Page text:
Managing conflict whilst home working

Working from home can create challenges for ourselves and also how we interact with the people that we work with. As we learn to adapt to our new working environment, we spoke to Catriona Davies from Resolution Mediation Scotland, a specialist in conflict resolution and mediation, about some tips we can all use to manage conflict during these times.


6 min read

Managing conflict whilst home working

Tension between people in work is natural and to be expected – we can’t get along with everyone we meet in life. Yet within a work context there is often an expectation that we do. Throw in a global pandemic which has created worries about their family’s health, perhaps financial concerns and huge restrictions on our usual freedom of movement and you can easily see how there may be greater conflict within your teams. Now more than ever, we need to be proactive in managing conflict within our workplace, to avoid escalation and within that, fracturing our teams.

What is conflict management?

Conflict management is a vital skill that involves handling confrontations tactfully and constructively. Our aim is to create a positive result from disputes and disagreements that occur between people in the workplace, whilst also reducing their likelihood of occurring. The goal of conflict management is not to eliminate disputes and disagreements completely. The aim is to create a culture of constructive conflict whereby people have respectful discussions, negotiate and seek compromise. Discussions which encourage us to think differently and consider improvements or different ways of working or being. Destructive conflict is when arguments are intense and unresolved. They begin to escalate beyond the work context and those involved begin to avoid each other or discussions become personal.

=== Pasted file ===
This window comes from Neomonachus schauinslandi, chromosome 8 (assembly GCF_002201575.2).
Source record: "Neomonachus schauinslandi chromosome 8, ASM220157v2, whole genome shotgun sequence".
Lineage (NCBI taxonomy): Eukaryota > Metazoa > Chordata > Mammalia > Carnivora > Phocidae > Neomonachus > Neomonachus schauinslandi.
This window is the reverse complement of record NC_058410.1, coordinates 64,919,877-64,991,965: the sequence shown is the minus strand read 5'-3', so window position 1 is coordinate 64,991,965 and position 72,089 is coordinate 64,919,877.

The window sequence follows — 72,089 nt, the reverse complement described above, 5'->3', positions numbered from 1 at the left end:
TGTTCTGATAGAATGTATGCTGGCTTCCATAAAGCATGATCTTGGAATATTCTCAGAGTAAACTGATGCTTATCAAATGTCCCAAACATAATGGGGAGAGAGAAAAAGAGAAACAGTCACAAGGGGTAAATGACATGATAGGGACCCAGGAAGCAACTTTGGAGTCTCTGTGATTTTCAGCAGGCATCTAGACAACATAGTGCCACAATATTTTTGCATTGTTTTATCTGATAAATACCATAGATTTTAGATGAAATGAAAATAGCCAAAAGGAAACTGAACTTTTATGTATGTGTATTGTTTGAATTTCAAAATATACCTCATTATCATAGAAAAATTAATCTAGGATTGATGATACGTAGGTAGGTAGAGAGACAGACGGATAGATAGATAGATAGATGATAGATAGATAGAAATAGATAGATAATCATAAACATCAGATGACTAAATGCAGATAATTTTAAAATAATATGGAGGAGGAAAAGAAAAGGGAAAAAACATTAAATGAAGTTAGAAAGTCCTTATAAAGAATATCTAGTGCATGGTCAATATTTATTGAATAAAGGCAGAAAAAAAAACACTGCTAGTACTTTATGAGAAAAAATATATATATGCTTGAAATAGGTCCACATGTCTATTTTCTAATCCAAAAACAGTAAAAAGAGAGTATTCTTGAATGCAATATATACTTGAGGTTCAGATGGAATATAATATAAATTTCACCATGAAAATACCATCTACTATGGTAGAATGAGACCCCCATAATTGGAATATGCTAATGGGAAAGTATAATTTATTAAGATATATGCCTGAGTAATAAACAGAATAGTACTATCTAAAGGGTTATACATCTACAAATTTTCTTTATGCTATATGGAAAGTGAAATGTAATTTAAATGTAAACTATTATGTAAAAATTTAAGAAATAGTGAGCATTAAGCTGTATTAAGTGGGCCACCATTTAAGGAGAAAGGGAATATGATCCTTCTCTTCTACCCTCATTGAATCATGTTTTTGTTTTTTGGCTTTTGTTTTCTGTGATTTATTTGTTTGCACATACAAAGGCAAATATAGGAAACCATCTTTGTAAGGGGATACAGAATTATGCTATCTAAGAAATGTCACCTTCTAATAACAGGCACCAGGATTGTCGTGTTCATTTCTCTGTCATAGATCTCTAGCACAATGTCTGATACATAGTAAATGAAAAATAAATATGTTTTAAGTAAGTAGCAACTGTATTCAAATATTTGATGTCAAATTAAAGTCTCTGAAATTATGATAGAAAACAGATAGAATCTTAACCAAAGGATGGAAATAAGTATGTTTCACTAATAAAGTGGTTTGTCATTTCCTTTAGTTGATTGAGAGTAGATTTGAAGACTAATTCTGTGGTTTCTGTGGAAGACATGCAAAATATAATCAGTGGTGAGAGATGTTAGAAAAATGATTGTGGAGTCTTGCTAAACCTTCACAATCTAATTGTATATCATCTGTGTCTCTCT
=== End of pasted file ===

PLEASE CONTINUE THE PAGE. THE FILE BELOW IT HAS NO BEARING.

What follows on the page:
Causes of conflict at work during Covid-19 and beyond

These unprecedented times mean that all of us are juggling additional restrictions and responsibilities as I said previously. When we are feeling emotionally well and resilient, we are in a much stronger place to manage our own emotions and crucially our reactions to others. When our emotional resilience is lower or under stress, our ability to manage how we respond to others, also reduces. Given we are all being stretched in one form or another, this creates almost the perfect storm for conflict - both new conflicts may emerge and existing conflicts may be exacerbated. Of course, added within all of that, are the usual causes of workplace conflict. Key areas to consider are:

  • Differences in personality – people come from different backgrounds or cultures and have their own beliefs and values. A lack of understanding or acceptance of these differences is an easy source of conflict, and may create tension between people who may otherwise work well together.
  • Differences in styles of working – people often expect their colleagues to work in a similar way as them and negate to see that each of us works differently according to our values, skills and experiences. Ultimately, this can create frustration and may hinder the completion of projects and tasks.
  • Miscommunication or misunderstandings – it’s easy for conflicts to become deep-seated or escalate when a misunderstanding remains unsolved for a prolonged period of time. Avoidant behaviour can begin to take place, further exacerbating any ongoing miscommunication.
  • Poor management – As the leader or manager within your team or company, you have a tremendous amount of influence on how contented and able a person feels in their role. Without a strong leader, people lack direction and goals and therefore motivation, which leads to dissatisfaction and acrimony towards management.

Some tips for managing conflict

The key aims of managing conflict as I earlier, are to prevent conflicts escalating and also to intervene within a conflict to resolve it an at early stage.

Below are some tips to support your staff and ensure that your team are able to continue working effectively, whilst working from home.